Objective: To determine the effect of a six-month aerobic exercise program on home-based sleep quality among overweight and obese men with chronic insomnia symptoms. Methods: Participants were 45 Finnish men (93% had body mass index >= 25) aged 30-65 years, with chronic months) insomnia symptoms as classified by the DSM-IV criteria. Participants were randomized into an exercise (n = 24) or control group (n = 21). The exercise group received six-month aerobic exercise intervention with one to five sessions per week of 30-60 minutes duration. The control group was instructed to maintain habitual lifestyle behaviors during the study period. Seven-night home sleep was measured with a piezoelectric bed sensor and sleep diary. Other assessments included the modified Basic Nordic Sleep Questionnaire, a health and behavior questionnaire, physical activity and diet diaries, anthropometry, fat mass, and physical fitness. Analysis of covariance controlling for baseline values, and repeated-measures analysis of variance were implemented for time-by-group comparisons and within group comparisons, respectively. Results: At six months, the exercise group showed reduced objective sleep onset latency (p = 0.010) and lowered frequency of difficulty initiating sleep (p = 0.021) than controls. Although a time-by-group difference was not significant, exercisers showed shorter objective wake after sleep onset (p = 0.004), reduced subjective nocturnal awakenings (p = 0.010), improved objective sleep efficiency (p <0.001), and improved morning-rated subjective sleep quality (p = 0.042) at six months than baseline. Conclusions: A six-month aerobic exercise can improve sleep, mainly by mitigating difficulty of initiating sleep among overweight and obese men with chronic insomnia symptoms. (C) 2016 Elsevier B.V. All rights reserved.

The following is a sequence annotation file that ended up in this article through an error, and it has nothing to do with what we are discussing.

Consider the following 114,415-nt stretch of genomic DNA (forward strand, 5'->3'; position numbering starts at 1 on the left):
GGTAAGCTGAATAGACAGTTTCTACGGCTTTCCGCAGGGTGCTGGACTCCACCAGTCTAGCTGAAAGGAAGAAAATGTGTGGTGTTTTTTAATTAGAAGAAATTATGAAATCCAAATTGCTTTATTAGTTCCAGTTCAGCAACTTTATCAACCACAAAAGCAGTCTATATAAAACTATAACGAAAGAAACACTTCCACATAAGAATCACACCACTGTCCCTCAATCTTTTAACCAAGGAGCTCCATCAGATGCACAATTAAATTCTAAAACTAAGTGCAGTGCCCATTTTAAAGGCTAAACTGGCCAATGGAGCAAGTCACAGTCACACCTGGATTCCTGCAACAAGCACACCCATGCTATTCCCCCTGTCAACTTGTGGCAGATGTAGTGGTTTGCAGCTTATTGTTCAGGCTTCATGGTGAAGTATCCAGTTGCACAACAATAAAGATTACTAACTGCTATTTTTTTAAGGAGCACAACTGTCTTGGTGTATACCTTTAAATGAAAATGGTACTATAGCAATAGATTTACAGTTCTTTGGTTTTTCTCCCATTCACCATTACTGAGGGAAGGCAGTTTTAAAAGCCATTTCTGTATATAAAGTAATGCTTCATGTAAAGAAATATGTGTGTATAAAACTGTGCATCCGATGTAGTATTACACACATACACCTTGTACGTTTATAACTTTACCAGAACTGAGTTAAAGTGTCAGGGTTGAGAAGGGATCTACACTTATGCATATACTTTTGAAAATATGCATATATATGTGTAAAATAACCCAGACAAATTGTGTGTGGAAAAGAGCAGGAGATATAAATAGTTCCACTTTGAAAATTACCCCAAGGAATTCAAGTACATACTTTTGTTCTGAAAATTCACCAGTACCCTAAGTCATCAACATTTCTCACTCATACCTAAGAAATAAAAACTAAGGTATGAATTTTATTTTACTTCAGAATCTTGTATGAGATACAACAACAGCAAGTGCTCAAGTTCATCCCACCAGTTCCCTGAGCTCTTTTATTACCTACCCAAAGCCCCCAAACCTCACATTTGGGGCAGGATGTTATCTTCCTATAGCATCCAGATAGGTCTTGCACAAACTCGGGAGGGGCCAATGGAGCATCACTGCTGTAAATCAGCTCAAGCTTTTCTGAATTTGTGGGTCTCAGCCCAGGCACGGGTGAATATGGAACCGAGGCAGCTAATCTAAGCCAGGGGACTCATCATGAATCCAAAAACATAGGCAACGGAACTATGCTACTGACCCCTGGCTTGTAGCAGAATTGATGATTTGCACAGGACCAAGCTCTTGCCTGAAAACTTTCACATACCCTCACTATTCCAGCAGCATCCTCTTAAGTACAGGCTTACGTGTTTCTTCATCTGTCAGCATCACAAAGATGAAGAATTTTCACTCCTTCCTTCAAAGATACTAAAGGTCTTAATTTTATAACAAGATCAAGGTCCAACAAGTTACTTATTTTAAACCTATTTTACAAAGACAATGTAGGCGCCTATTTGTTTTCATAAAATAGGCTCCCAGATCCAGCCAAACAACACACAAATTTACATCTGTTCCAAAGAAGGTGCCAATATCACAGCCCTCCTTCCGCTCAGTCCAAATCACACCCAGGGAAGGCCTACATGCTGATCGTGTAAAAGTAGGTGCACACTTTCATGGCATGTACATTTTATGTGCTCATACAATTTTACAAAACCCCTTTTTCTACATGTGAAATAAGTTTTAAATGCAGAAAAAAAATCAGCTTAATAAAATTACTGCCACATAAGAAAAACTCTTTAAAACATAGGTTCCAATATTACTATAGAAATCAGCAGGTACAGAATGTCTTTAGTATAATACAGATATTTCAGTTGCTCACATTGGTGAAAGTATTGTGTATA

• Hakala, Paula T.; Saarni, Lea A.; Punamäki, Raija-Leena; Wallenius, Marjut A.; Nygard, Clas-Hakan; Rimpela, Arja H. (2012)
    Background: Musculoskeletal symptoms among adolescents are related to the time spent using a computer, but little is known about the seriousness of the symptoms or how much they affect everyday life. The purpose of the present study was to examine the intensity of musculoskeletal pain and level of inconvenience to everyday life, in relation to time spent using a computer. Methods: In a survey, 436 school children (12 to 13 and 15 to 16 years of age), answered a questionnaire on musculoskeletal and computer-associated musculoskeletal symptoms in neck-shoulder, low back, head, eyes, hands, and fingers or wrists. Pain intensity (computer-associated symptoms) and inconvenience to everyday life (musculoskeletal symptoms) were measured using a visual analogue scale. Based on the frequency and intensity, three categories were formed to classify pain at each anatomic site: none, mild, and moderate/severe. The association with time spent using the computer was analyzed by multinomial logistic regression. Results: Moderate/severe pain intensity was most often reported in the neck-shoulders (21%); head (20%); and eyes (14%); and moderate/severe inconvenience to everyday life was most often reported due to head (29%), neck-shoulders (21%), and low back (16%) pain. Compared with those using the computer less than 3.6 hours/week, computer use of >= 14 hours/week, was associated with moderate/severe increase in computer-associated musculoskeletal pain at all anatomic sites (odds ratio [OR] = 2.9-4.4), and moderate/severe inconvenience to everyday life due to low back (OR = 2.5) and head (OR = 2.0) pain. Conclusions: Musculoskeletal symptoms causing moderate/severe pain and inconvenience to everyday life are common among adolescent computer users. Daily computer use of 2 hours or more increases the risk for pain at most anatomic sites.